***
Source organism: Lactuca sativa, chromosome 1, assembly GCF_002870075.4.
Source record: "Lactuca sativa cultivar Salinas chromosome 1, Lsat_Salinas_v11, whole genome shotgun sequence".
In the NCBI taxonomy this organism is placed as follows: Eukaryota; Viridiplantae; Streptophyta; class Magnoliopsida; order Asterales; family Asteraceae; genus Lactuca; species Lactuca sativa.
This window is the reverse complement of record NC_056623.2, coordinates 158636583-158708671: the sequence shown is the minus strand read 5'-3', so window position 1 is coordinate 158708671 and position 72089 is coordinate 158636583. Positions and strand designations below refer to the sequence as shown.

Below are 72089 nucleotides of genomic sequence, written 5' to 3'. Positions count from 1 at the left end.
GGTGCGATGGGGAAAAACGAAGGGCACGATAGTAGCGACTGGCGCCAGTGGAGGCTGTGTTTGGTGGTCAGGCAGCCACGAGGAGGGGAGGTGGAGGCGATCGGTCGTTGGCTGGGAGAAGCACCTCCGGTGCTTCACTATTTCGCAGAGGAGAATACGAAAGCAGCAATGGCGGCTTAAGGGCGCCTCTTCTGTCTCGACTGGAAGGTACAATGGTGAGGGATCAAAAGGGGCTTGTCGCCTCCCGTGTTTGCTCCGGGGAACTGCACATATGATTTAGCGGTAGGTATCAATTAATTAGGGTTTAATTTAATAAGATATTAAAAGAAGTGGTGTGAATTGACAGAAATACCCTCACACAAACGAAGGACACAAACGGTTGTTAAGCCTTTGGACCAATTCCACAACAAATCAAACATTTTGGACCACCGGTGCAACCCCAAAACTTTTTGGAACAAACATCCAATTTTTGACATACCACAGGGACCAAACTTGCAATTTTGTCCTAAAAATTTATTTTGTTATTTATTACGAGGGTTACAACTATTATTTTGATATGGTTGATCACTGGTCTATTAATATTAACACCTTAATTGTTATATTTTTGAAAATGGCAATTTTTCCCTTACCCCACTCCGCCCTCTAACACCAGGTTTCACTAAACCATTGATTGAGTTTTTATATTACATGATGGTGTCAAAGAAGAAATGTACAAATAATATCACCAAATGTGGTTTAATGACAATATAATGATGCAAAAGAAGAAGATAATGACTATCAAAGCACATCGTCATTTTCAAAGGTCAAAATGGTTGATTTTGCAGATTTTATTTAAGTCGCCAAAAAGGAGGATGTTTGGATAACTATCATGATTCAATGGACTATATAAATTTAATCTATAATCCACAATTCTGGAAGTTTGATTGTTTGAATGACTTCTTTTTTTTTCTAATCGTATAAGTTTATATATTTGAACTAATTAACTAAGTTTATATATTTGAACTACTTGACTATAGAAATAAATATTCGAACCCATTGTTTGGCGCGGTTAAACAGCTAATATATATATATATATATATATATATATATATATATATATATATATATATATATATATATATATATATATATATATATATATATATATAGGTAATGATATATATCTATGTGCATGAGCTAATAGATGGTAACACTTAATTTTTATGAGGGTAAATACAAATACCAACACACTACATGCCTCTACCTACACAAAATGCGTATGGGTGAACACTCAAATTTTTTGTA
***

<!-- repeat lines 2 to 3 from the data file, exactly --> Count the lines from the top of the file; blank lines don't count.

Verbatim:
Source record: "Lactuca sativa cultivar Salinas chromosome 1, Lsat_Salinas_v11, whole genome shotgun sequence".
In the NCBI taxonomy this organism is placed as follows: Eukaryota; Viridiplantae; Streptophyta; class Magnoliopsida; order Asterales; family Asteraceae; genus Lactuca; species Lactuca sativa.